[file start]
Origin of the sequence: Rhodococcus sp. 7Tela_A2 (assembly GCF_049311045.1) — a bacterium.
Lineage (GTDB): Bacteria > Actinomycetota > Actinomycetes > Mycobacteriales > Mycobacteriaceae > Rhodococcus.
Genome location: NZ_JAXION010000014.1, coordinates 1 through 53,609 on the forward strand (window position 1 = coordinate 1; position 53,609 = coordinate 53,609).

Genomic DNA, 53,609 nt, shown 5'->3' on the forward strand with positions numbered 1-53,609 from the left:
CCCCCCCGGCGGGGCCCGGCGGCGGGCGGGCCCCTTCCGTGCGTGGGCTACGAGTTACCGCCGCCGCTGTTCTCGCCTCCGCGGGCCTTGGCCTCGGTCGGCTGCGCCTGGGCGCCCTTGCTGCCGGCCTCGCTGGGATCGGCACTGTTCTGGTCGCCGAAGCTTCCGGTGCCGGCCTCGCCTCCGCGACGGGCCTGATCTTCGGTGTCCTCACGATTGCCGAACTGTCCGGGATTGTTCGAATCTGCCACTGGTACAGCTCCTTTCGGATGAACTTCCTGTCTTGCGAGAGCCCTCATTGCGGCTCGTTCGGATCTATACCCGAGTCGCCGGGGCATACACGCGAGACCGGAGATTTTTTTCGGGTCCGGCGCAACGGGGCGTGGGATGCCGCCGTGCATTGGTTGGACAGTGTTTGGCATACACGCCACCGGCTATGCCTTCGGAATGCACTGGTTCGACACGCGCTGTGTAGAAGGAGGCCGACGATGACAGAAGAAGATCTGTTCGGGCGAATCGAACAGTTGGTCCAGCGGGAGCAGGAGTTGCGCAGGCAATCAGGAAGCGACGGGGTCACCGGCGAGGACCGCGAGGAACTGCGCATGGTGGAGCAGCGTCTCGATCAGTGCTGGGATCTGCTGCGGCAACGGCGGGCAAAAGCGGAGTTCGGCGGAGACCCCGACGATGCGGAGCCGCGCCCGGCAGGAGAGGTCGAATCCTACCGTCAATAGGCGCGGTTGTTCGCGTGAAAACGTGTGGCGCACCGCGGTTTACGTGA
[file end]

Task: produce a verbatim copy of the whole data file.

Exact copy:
Origin of the sequence: Rhodococcus sp. 7Tela_A2 (assembly GCF_049311045.1) — a bacterium.
Lineage (GTDB): Bacteria > Actinomycetota > Actinomycetes > Mycobacteriales > Mycobacteriaceae > Rhodococcus.
Genome location: NZ_JAXION010000014.1, coordinates 1 through 53,609 on the forward strand (window position 1 = coordinate 1; position 53,609 = coordinate 53,609).

Genomic DNA, 53,609 nt, shown 5'->3' on the forward strand with positions numbered 1-53,609 from the left:
CCCCCCCGGCGGGGCCCGGCGGCGGGCGGGCCCCTTCCGTGCGTGGGCTACGAGTTACCGCCGCCGCTGTTCTCGCCTCCGCGGGCCTTGGCCTCGGTCGGCTGCGCCTGGGCGCCCTTGCTGCCGGCCTCGCTGGGATCGGCACTGTTCTGGTCGCCGAAGCTTCCGGTGCCGGCCTCGCCTCCGCGACGGGCCTGATCTTCGGTGTCCTCACGATTGCCGAACTGTCCGGGATTGTTCGAATCTGCCACTGGTACAGCTCCTTTCGGATGAACTTCCTGTCTTGCGAGAGCCCTCATTGCGGCTCGTTCGGATCTATACCCGAGTCGCCGGGGCATACACGCGAGACCGGAGATTTTTTTCGGGTCCGGCGCAACGGGGCGTGGGATGCCGCCGTGCATTGGTTGGACAGTGTTTGGCATACACGCCACCGGCTATGCCTTCGGAATGCACTGGTTCGACACGCGCTGTGTAGAAGGAGGCCGACGATGACAGAAGAAGATCTGTTCGGGCGAATCGAACAGTTGGTCCAGCGGGAGCAGGAGTTGCGCAGGCAATCAGGAAGCGACGGGGTCACCGGCGAGGACCGCGAGGAACTGCGCATGGTGGAGCAGCGTCTCGATCAGTGCTGGGATCTGCTGCGGCAACGGCGGGCAAAAGCGGAGTTCGGCGGAGACCCCGACGATGCGGAGCCGCGCCCGGCAGGAGAGGTCGAATCCTACCGTCAATAGGCGCGGTTGTTCGCGTGAAAACGTGTGGCGCACCGCGGTTTACGTGA